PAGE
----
The nation is currently facing a second wave of the virus, brought on by premature reopenings of several nonessential business sectors, and the return of professional sports and the close contact and travel associated with it will only exacerbate this problem. Several states are already allowing fans to return to live sporting events, and MLB has not yet ruled out the possibility of allowing fans in the stands in states with eased restrictions. The economic boom that will give a region will surely entice more jurisdictions to lift restrictions sooner than they should.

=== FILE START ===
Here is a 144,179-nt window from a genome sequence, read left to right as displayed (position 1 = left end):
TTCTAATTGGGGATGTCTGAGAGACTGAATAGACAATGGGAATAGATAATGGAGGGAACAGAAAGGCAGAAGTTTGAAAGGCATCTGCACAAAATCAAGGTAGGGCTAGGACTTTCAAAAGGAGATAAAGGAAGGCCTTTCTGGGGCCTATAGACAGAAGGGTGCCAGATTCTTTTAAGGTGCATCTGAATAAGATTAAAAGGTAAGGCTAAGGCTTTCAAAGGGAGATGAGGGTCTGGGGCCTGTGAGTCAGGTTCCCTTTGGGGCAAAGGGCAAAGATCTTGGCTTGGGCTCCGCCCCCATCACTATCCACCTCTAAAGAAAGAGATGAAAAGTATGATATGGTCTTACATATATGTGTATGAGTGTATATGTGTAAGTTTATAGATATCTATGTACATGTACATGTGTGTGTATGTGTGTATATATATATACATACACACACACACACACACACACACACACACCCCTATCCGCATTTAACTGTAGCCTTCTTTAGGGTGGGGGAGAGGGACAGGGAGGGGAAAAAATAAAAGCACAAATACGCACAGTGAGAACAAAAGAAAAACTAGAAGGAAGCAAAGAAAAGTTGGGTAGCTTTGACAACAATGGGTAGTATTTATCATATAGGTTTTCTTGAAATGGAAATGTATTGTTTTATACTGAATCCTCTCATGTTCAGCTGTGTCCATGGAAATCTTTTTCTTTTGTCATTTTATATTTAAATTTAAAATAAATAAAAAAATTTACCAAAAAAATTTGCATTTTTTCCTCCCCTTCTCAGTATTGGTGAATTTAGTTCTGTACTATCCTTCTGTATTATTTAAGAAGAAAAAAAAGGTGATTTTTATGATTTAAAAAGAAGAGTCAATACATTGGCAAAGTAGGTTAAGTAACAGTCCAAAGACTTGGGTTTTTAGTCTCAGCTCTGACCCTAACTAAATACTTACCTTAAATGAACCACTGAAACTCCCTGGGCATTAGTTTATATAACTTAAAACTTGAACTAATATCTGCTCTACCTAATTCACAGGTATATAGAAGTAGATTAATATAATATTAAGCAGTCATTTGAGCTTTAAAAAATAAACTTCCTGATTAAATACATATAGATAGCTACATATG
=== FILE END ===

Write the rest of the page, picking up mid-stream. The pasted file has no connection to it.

Sports were one of the first industries to shut down in the United States because of just how nonessential they are for the continuation of our daily lives. If leagues can not find a way to keep their employees safe while also allowing for fair treatment of the rest of the population when it comes to accessing and receiving the results of tests, then they should not be one of the first industries to come back.